decided: June 26, 1980.
CHICHESTER SCHOOL DISTRICT, PETITIONER
COMMONWEALTH OF PENNSYLVANIA, UNEMPLOYMENT COMPENSATION BOARD OF REVIEW AND DIANE M. ARON ET AL., RESPONDENTS
Appeal from the Order of the Unemployment Compensation Board of Review in case of In Re: Claim of Diane M. Aron, et al., No. B-170278.
Arthur Levy, with him Gregory J. Polischuk, Levy and Surrick, for petitioner.
Alexander A. DiSanti, Richard, Brian, DiSanti & Hamilton, with him Stephen Lipson, Assistant Attorney General, for respondents.
William Fearen, with him Michael I. Levin, Cleckner and Fearen, for amicus curiae, Pennsylvania School Boards Association.
Judges Wilkinson, Jr., Mencer and Rogers, sitting as a panel of three. Opinion by Judge Mencer.
[ 53 Pa. Commw. Page 75]
The Chichester School District (School District) seeks review by this court of a March 22, 1979 order of the Unemployment Compensation Board of Review (Board) granting unemployment compensation benefits to Diane M. Aron and approximately 164 other claimants.
On August 31, 1977, a collective bargaining agreement between the School District and the Chichester Education Association (Union), bargaining representative of the claimants, expired by its own terms. A summary of the Board's findings of fact which we find to be based on substantial evidence in the record discloses the following factual background for this case.
On August 31, 1977 and again on September 6, 1977,*fn1 the Union, as the representative of the
[ 53 Pa. Commw. Page 76]
claimants, offered to continue working under the terms and provisions of the expired agreement. On September 7, 1977, the claimants voted to consider themselves locked out by virtue of the School District's failure to respond to its offers to extend the terms of the expired agreement. A negotiation session was held on September 13, 1977, at which time the School District offered to extend the prior contract, with the exception of the article concerning teachers' aides. Aides, in the performance of their duties, assisted teachers in recess and lunch duties, library duties, duplication of materials, tests, and bus supervision. The Union rejected the School District's offer of September 13, 1977 because of the materiality of the "aide provision" and communicated that rejection to the School District. The labor dispute was settled on October 6, 1977.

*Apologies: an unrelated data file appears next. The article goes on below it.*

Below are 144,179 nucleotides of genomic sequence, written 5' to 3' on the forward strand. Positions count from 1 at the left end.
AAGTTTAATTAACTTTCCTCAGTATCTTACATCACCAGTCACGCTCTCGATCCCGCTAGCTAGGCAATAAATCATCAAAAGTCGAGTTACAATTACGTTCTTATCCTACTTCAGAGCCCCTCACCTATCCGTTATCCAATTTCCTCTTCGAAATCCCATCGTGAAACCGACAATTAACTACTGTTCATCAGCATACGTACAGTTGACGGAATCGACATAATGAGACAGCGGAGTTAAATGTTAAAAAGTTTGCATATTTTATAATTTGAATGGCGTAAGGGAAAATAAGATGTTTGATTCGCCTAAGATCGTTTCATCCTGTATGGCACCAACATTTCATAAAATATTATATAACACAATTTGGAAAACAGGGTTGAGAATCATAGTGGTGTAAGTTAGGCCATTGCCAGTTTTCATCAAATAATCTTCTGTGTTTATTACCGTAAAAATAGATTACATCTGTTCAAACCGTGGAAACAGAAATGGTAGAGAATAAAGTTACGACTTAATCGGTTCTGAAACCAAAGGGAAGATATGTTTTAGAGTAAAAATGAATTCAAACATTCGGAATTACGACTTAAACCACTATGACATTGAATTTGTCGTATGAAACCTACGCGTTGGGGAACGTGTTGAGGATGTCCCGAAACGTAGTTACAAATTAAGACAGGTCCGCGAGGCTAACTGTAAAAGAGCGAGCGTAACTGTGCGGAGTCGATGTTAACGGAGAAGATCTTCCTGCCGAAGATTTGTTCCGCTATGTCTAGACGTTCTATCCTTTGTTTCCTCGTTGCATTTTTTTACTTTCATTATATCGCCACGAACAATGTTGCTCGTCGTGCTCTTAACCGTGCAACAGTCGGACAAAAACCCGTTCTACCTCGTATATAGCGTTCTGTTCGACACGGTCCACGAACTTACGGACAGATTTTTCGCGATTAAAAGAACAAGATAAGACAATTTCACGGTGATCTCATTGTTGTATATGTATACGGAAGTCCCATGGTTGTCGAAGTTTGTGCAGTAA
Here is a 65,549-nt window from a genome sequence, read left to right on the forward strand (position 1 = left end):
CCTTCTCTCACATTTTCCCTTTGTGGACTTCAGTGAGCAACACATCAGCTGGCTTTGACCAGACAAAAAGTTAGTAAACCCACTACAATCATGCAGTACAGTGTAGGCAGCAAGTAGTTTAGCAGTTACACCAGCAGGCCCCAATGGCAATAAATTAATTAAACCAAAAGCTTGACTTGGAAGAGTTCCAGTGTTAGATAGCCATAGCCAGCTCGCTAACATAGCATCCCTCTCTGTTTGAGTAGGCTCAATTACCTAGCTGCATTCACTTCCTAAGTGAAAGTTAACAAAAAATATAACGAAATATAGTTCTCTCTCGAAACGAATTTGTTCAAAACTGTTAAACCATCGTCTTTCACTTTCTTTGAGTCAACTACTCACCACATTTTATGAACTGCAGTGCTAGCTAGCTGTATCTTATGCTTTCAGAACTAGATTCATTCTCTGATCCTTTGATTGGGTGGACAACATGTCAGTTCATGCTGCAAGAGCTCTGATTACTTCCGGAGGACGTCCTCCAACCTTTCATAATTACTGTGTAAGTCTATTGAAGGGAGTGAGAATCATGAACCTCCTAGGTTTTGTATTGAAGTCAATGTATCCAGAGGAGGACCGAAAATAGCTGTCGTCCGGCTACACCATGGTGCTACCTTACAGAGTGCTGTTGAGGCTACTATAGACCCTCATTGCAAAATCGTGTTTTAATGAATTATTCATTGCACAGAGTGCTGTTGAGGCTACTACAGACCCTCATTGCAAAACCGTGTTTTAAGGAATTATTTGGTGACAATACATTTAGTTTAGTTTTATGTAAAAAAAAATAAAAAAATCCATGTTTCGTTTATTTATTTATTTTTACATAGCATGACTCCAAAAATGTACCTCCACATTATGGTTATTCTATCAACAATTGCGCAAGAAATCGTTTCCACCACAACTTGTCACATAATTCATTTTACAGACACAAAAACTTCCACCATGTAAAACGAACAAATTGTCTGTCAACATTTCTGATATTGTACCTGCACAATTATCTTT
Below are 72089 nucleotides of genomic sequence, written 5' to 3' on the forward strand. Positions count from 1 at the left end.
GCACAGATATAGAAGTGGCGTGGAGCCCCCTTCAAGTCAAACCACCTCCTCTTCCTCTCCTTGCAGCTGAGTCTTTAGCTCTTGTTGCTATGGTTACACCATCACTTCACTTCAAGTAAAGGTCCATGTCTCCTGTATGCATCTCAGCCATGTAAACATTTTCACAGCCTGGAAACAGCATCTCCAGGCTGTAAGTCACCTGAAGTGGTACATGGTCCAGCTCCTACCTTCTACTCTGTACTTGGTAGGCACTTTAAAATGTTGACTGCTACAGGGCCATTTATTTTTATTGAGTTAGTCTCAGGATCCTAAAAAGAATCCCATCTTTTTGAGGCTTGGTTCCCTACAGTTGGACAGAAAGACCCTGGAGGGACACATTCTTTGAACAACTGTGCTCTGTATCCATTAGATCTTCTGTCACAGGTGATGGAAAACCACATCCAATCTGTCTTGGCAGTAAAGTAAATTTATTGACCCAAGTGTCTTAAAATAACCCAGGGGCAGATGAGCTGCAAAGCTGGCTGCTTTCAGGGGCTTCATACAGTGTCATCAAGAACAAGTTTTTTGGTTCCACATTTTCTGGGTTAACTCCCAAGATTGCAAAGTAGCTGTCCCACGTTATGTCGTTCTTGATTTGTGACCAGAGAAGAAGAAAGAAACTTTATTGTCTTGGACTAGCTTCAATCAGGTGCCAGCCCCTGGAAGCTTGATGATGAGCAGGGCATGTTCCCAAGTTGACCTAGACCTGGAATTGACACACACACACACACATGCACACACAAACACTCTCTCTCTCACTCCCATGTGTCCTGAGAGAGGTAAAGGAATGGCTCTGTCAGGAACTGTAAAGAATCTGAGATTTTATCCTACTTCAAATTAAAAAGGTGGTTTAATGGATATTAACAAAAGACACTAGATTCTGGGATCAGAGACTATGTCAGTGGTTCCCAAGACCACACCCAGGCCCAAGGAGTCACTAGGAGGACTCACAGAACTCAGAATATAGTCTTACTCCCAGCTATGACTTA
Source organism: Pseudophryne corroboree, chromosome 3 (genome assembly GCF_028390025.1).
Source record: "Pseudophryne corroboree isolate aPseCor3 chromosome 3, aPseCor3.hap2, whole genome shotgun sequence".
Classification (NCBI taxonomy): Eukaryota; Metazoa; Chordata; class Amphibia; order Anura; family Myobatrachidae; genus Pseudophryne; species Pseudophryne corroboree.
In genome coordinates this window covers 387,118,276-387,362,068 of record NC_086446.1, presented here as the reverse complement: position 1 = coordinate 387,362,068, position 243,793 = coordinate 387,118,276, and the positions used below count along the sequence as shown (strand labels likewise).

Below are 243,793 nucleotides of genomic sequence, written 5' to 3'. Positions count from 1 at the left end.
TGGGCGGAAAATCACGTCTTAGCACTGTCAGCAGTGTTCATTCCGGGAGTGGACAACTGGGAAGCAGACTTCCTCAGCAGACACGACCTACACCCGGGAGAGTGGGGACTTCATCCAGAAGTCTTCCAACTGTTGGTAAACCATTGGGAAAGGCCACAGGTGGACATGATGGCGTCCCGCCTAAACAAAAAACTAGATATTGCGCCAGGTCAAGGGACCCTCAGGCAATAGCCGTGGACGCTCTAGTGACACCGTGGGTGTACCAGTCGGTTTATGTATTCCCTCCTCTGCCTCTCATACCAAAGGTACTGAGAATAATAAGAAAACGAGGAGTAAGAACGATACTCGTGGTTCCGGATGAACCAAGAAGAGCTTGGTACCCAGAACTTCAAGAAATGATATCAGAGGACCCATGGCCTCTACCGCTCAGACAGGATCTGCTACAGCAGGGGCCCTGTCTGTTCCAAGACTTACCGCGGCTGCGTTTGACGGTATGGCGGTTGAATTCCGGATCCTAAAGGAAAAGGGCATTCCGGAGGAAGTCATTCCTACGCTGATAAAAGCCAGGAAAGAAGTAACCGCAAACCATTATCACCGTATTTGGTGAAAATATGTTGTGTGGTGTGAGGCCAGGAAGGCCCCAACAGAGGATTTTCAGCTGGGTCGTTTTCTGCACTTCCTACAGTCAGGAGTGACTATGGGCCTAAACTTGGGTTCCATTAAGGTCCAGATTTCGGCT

The initial question here is whether the work stoppage which began on September 7, 1977 was the result of a strike or a lockout, as the latter term is used in the Act of December, 5, 1936, Second Ex. Sess., P.L. (1937) 2897, § 402, as amended, 43 P.S. § 802(d). Under this statute, an employee is not eligible for unemployment compensation benefits pursuant to a work stoppage flowing from a labor dispute, unless that stoppage was caused by a lockout.
Our Supreme Court, in the case of Philco Corp. v. Unemployment Compensation Board of Review, 430 Pa. 101, 103-04, 242 A.2d 454, 455 (1968), stated:
This is but another of those troublesome areas where the legal test as distilled from previous cases is easy to verbalize, but most difficult to apply to any given set of facts. Since the purpose of our unemployment compensation system is to compensate an individual when work has been denied him through no fault of his own, logically the test of whether a work
[ 53 Pa. Commw. Page 77]